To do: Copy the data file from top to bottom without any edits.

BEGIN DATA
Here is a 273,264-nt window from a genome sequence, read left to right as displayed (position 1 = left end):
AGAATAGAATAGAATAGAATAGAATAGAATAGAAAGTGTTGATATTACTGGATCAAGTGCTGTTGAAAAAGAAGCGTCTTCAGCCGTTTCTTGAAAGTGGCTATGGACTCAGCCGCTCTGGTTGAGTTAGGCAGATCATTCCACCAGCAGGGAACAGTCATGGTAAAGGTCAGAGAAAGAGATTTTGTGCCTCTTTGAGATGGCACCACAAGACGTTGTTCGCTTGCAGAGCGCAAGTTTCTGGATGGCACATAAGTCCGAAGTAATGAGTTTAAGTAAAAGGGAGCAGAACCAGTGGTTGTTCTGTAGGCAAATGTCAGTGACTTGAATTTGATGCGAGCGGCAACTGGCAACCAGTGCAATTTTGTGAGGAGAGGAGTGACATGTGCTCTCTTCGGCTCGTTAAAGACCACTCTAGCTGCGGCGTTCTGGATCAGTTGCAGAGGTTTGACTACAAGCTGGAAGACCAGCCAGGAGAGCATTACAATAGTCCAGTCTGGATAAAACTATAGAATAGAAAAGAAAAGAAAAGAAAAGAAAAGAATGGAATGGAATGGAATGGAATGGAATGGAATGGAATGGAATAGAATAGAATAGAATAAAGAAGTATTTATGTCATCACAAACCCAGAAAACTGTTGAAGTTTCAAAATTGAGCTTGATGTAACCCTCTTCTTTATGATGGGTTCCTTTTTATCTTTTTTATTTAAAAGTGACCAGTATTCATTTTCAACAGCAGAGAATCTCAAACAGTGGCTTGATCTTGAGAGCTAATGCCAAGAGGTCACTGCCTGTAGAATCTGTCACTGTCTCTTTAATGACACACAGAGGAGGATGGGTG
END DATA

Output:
Here is a 273,264-nt window from a genome sequence, read left to right as displayed (position 1 = left end):
AGAATAGAATAGAATAGAATAGAATAGAATAGAAAGTGTTGATATTACTGGATCAAGTGCTGTTGAAAAAGAAGCGTCTTCAGCCGTTTCTTGAAAGTGGCTATGGACTCAGCCGCTCTGGTTGAGTTAGGCAGATCATTCCACCAGCAGGGAACAGTCATGGTAAAGGTCAGAGAAAGAGATTTTGTGCCTCTTTGAGATGGCACCACAAGACGTTGTTCGCTTGCAGAGCGCAAGTTTCTGGATGGCACATAAGTCCGAAGTAATGAGTTTAAGTAAAAGGGAGCAGAACCAGTGGTTGTTCTGTAGGCAAATGTCAGTGACTTGAATTTGATGCGAGCGGCAACTGGCAACCAGTGCAATTTTGTGAGGAGAGGAGTGACATGTGCTCTCTTCGGCTCGTTAAAGACCACTCTAGCTGCGGCGTTCTGGATCAGTTGCAGAGGTTTGACTACAAGCTGGAAGACCAGCCAGGAGAGCATTACAATAGTCCAGTCTGGATAAAACTATAGAATAGAAAAGAAAAGAAAAGAAAAGAAAAGAATGGAATGGAATGGAATGGAATGGAATGGAATGGAATGGAATAGAATAGAATAGAATAAAGAAGTATTTATGTCATCACAAACCCAGAAAACTGTTGAAGTTTCAAAATTGAGCTTGATGTAACCCTCTTCTTTATGATGGGTTCCTTTTTATCTTTTTTATTTAAAAGTGACCAGTATTCATTTTCAACAGCAGAGAATCTCAAACAGTGGCTTGATCTTGAGAGCTAATGCCAAGAGGTCACTGCCTGTAGAATCTGTCACTGTCTCTTTAATGACACACAGAGGAGGATGGGTG